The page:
--The Falcons made a bold move, moving up 21 spots in the first round and by ignoring their need at defensive end when they selected Alabama wide receiver Julio Jones.
They swapped first-round picks with the Cleveland Browns, gave up their second- and fourth-rounder in this draft and their first- and fourth-rounders in 2012.
Some contend that the move to get Jones was an over-reaction by ownership to the playoff drubbing handed to them by the Green Bay Backers.
Falcons general manager Thomas Dimitroff clearly deviated from his New England teachings by mortgaging part of the team's future.
While Jones may become a big-time star, he doesn't sack the quarterback the team's most glaring weakness. The team's top pass rusher is John Abraham, who's set to turn 33 in May.
Linebacker Akeem Dent was added to provide some depth at linebacker.
Outside of Jones, it's unlikely that the Falcons added any starting players in this draft.
Wide receiver Julio Jones: He was considered the second-best receiver in the draft. If his foot heals properly, he should be able to maintain his 4.34 speed in the 40-yard dash. Coupled with Roddy White, the Falcons could have a dynamic duo. He is a competitive and rugged receiver who played in a pro-style offense under Nick Saban.
Running back Jacquizz Rodgers: He was durable and productive in the Pac-10 for Oregon State. He slipped into the fifth round because he ran a slow 40-yard time at the NFL scouting combine.
A closer look at Falcons picks:
Round 1/5 - Julio Jones, WR, 6-3, 221, Alabama
In his sophomore season, Jones battled through a string of injuries. He rebounded to help the Crimson Tide win the BCS national championship as he caught 43 passes for 596 yards and four touchdowns. Last season, he caught 78 passes for 1,133 yards and seven touchdowns. He is noted for his downfield blocking in the run game.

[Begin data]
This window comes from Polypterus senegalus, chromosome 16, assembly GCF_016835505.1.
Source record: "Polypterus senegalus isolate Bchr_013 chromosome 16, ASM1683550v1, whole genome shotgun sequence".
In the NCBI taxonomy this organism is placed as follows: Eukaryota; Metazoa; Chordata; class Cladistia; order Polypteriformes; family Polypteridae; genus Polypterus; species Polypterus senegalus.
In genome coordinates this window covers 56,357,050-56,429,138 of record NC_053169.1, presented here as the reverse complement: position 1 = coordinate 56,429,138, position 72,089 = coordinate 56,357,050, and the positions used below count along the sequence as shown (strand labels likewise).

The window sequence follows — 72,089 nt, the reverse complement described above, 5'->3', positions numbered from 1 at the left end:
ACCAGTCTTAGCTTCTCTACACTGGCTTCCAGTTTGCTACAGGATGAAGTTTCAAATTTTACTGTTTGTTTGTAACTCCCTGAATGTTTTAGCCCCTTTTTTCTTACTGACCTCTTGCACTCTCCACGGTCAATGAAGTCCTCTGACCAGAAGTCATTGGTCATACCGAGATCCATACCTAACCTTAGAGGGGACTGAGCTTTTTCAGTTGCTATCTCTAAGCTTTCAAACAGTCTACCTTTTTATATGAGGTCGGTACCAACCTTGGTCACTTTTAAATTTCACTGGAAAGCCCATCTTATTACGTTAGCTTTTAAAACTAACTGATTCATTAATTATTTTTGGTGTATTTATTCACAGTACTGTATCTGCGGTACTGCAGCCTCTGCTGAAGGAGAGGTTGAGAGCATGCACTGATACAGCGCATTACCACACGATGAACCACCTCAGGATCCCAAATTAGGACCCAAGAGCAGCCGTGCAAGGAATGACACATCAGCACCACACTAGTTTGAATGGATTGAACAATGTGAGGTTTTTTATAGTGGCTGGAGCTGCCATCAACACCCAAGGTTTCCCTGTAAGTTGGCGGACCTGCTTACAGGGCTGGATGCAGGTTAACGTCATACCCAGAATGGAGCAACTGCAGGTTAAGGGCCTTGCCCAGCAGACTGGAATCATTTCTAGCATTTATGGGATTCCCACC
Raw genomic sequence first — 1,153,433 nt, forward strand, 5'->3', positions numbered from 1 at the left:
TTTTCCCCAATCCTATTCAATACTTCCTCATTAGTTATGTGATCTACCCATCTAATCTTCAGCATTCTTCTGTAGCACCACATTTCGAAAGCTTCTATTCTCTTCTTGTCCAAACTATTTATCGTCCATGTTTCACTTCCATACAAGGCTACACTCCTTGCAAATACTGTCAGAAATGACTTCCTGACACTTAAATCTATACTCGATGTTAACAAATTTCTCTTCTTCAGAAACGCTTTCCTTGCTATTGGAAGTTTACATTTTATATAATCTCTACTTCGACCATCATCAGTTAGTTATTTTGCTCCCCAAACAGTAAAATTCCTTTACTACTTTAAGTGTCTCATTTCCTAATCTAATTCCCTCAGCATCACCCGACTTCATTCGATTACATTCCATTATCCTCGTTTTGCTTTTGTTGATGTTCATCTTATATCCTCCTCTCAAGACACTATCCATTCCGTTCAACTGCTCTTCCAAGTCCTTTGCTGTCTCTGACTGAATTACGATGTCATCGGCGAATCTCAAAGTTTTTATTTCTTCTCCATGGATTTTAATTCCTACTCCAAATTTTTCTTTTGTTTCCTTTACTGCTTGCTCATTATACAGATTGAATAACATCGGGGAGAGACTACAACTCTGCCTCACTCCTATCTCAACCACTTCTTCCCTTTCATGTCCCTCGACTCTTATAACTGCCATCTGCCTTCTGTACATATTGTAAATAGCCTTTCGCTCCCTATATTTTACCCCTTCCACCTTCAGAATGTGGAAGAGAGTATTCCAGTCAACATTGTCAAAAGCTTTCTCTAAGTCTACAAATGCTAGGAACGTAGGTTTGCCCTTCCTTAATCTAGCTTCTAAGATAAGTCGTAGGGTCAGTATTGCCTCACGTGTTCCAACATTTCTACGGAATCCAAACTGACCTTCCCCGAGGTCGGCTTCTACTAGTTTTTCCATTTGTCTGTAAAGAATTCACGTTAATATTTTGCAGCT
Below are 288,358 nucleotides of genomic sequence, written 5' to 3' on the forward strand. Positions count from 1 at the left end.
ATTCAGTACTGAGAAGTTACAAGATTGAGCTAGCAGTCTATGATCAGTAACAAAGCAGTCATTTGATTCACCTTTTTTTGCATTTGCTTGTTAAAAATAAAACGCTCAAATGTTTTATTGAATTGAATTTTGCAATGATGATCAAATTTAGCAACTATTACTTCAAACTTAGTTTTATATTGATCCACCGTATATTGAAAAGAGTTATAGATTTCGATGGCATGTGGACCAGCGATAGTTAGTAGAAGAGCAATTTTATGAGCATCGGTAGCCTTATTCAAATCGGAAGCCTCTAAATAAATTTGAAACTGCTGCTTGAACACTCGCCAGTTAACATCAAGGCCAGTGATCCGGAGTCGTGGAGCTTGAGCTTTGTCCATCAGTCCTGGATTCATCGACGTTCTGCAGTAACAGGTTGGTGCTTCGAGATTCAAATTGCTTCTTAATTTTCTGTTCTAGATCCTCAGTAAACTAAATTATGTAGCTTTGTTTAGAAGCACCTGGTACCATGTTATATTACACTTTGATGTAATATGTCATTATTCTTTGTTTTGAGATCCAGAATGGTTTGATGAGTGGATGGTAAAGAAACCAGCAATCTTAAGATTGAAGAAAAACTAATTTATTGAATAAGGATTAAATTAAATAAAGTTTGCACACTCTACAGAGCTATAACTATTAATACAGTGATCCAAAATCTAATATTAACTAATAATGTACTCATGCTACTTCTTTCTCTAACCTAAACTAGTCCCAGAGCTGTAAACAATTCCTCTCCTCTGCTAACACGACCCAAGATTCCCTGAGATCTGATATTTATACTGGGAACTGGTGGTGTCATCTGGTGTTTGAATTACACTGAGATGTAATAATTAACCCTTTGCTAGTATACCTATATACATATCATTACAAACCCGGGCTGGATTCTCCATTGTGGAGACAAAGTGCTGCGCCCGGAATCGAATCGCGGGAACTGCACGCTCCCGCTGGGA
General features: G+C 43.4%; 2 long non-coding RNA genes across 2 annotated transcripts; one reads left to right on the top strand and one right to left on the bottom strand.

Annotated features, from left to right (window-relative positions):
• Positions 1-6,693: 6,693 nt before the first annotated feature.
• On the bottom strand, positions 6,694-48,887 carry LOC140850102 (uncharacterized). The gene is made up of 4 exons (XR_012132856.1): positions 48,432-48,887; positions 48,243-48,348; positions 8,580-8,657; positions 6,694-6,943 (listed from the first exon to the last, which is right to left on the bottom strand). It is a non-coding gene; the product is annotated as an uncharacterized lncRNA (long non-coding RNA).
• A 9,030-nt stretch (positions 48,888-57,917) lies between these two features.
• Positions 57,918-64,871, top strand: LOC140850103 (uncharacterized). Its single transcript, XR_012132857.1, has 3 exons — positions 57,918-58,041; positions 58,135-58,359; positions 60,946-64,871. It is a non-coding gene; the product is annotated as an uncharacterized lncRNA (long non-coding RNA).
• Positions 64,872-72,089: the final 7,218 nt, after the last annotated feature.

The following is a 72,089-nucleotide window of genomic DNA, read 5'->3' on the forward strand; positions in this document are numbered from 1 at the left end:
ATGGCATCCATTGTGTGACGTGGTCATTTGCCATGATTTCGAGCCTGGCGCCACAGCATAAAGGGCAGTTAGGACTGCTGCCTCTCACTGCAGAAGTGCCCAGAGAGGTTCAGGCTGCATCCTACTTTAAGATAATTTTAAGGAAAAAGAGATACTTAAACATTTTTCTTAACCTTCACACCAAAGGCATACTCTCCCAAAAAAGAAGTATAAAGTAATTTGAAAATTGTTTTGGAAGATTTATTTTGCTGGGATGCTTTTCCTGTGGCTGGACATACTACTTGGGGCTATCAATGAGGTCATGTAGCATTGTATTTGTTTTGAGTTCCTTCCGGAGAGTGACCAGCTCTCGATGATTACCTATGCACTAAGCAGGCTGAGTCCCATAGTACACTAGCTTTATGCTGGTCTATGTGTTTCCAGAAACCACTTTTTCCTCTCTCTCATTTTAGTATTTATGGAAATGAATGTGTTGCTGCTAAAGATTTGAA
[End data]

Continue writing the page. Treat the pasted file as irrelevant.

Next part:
Round 3/91 - Akeem Dent, LB, 6-1, 242, Georgia
He started all 13 games last season and had a team-best 126 tackles, including 6.5 for loss and 2.5 sacks. He also forced and recovered two fumbles. He will start out as a reserve middle linebacker and on special teams. Is noted for his big hits. He graduated in December with a degree in housing. He played inside and outside linebacker over his college career and has experience in the 4-3 and 3-4 defenses.
Round 5/145 -- Jacquizz Rodgers, RB, 5-6, 198, Oregon State
The under-sized running back (5-6, 198) was one of the most highly productive backs in the draft. He will compete for a backup spot behind Pro Bowler Michael Turner. He will be a third-down and change-of-pace back.
Round 6/192 -- Matt Bosher, P, 6-0, 208, Miami
He will be given a chance to win the punting and kickoff duties if the Falcons don't reach a contract agreement with Michael Koenen, who's a six-year veteran and made $2.7 million last season. Bosher will likely have to beat out Ken Parrish, who was signed on March 3. He averaged over 40 yards on his punts in each of his four years.
Round 7/210 -- Andrew Jackson, G, 6-5, 299, Fresno State
He was projected to be a mid-round pick before suffering a severe high ankle sprain that caused him to miss most of his senior season. He will be expected to provide depth at the interior positions.
Round 7/230 -- Cliff Matthews, DE, 6-5, 268, South Carolina
He's a high energy player who will get a chance to make the roster. He played weak-side linebacker as a freshman, before starting as a defensive end for the last three seasons. He played mostly on the right side. He will need some time to refine his moves at the pro level. He had 15.5 career sacks for the Gamecocks.